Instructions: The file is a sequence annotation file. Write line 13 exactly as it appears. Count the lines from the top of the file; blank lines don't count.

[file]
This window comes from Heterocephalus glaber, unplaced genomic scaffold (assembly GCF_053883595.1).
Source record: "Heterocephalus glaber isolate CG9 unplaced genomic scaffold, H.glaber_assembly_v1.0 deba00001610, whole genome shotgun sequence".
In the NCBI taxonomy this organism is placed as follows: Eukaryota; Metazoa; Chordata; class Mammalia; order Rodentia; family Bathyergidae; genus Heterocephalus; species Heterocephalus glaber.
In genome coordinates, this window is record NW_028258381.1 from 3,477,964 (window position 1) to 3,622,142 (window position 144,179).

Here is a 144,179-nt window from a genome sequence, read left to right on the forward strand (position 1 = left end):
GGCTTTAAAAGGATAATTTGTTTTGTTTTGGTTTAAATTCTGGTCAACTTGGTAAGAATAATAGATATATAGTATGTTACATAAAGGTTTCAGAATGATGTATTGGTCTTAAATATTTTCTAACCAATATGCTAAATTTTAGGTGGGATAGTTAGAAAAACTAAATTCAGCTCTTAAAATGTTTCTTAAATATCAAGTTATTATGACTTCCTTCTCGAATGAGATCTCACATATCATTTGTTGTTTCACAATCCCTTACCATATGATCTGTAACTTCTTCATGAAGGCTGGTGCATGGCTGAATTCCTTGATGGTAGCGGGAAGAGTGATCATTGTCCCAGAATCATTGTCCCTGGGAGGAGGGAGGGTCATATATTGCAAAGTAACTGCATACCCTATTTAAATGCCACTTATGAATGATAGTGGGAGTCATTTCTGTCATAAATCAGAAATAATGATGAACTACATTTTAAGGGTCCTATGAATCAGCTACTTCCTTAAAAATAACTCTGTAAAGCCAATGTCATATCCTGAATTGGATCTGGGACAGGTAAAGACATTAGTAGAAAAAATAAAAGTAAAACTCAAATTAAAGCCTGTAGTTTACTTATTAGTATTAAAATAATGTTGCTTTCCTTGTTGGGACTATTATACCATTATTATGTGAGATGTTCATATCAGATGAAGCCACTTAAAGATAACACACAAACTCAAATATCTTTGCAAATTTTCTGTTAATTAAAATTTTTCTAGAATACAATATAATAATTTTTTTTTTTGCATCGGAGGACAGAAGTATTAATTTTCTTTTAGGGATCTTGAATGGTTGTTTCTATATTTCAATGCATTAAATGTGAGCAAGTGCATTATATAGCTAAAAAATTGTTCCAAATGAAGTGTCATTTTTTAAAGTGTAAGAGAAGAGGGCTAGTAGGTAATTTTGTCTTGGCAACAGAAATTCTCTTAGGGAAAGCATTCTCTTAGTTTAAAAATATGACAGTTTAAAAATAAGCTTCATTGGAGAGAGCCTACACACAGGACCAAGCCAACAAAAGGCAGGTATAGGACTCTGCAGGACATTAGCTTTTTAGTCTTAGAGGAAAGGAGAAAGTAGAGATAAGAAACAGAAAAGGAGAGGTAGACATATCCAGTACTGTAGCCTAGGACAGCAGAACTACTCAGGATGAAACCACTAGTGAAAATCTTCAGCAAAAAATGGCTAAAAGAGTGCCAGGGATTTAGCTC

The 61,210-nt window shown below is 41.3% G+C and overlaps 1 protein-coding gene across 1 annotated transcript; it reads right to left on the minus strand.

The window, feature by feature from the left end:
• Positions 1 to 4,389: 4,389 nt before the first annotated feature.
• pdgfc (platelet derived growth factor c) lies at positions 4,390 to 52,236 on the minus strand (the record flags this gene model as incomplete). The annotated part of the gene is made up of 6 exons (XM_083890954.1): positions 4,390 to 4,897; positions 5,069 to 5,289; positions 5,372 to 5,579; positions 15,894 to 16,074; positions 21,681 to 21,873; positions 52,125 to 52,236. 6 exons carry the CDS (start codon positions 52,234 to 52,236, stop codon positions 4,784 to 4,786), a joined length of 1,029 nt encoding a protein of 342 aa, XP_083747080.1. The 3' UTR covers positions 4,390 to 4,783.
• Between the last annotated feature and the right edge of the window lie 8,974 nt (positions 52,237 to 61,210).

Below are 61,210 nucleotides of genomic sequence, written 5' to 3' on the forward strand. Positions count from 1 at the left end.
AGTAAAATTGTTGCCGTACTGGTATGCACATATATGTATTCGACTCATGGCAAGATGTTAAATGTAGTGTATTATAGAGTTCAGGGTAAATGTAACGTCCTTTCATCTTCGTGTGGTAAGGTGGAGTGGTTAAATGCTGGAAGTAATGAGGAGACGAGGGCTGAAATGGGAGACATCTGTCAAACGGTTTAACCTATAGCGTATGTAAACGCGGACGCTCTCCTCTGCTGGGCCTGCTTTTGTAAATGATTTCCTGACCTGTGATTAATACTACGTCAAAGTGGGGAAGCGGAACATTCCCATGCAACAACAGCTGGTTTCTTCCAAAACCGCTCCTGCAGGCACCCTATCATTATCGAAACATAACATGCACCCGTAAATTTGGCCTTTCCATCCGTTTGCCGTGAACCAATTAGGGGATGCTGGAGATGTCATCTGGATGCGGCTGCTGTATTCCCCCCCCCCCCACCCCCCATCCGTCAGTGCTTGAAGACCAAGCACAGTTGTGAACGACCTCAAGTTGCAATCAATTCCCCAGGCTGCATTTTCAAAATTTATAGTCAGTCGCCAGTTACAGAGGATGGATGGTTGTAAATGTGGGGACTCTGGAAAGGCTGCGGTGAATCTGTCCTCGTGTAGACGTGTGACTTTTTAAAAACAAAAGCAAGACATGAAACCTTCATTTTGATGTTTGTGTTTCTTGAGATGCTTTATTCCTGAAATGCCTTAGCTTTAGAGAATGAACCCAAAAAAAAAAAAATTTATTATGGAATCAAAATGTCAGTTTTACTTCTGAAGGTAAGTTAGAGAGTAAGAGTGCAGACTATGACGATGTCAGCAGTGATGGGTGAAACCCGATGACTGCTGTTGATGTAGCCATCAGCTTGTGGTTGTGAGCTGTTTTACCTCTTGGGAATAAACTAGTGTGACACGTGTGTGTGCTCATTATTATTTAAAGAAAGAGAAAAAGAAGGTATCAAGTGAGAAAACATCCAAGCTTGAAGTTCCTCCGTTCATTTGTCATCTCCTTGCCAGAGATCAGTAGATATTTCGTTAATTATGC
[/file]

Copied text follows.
AGTAAAATTGTTGCCGTACTGGTATGCACATATATGTATTCGACTCATGGCAAGATGTTAAATGTAGTGTATTATAGAGTTCAGGGTAAATGTAACGTCCTTTCATCTTCGTGTGGTAAGGTGGAGTGGTTAAATGCTGGAAGTAATGAGGAGACGAGGGCTGAAATGGGAGACATCTGTCAAACGGTTTAACCTATAGCGTATGTAAACGCGGACGCTCTCCTCTGCTGGGCCTGCTTTTGTAAATGATTTCCTGACCTGTGATTAATACTACGTCAAAGTGGGGAAGCGGAACATTCCCATGCAACAACAGCTGGTTTCTTCCAAAACCGCTCCTGCAGGCACCCTATCATTATCGAAACATAACATGCACCCGTAAATTTGGCCTTTCCATCCGTTTGCCGTGAACCAATTAGGGGATGCTGGAGATGTCATCTGGATGCGGCTGCTGTATTCCCCCCCCCCCCACCCCCCATCCGTCAGTGCTTGAAGACCAAGCACAGTTGTGAACGACCTCAAGTTGCAATCAATTCCCCAGGCTGCATTTTCAAAATTTATAGTCAGTCGCCAGTTACAGAGGATGGATGGTTGTAAATGTGGGGACTCTGGAAAGGCTGCGGTGAATCTGTCCTCGTGTAGACGTGTGACTTTTTAAAAACAAAAGCAAGACATGAAACCTTCATTTTGATGTTTGTGTTTCTTGAGATGCTTTATTCCTGAAATGCCTTAGCTTTAGAGAATGAACCCAAAAAAAAAAAAATTTATTATGGAATCAAAATGTCAGTTTTACTTCTGAAGGTAAGTTAGAGAGTAAGAGTGCAGACTATGACGATGTCAGCAGTGATGGGTGAAACCCGATGACTGCTGTTGATGTAGCCATCAGCTTGTGGTTGTGAGCTGTTTTACCTCTTGGGAATAAACTAGTGTGACACGTGTGTGTGCTCATTATTATTTAAAGAAAGAGAAAAAGAAGGTATCAAGTGAGAAAACATCCAAGCTTGAAGTTCCTCCGTTCATTTGTCATCTCCTTGCCAGAGATCAGTAGATATTTCGTTAATTATGC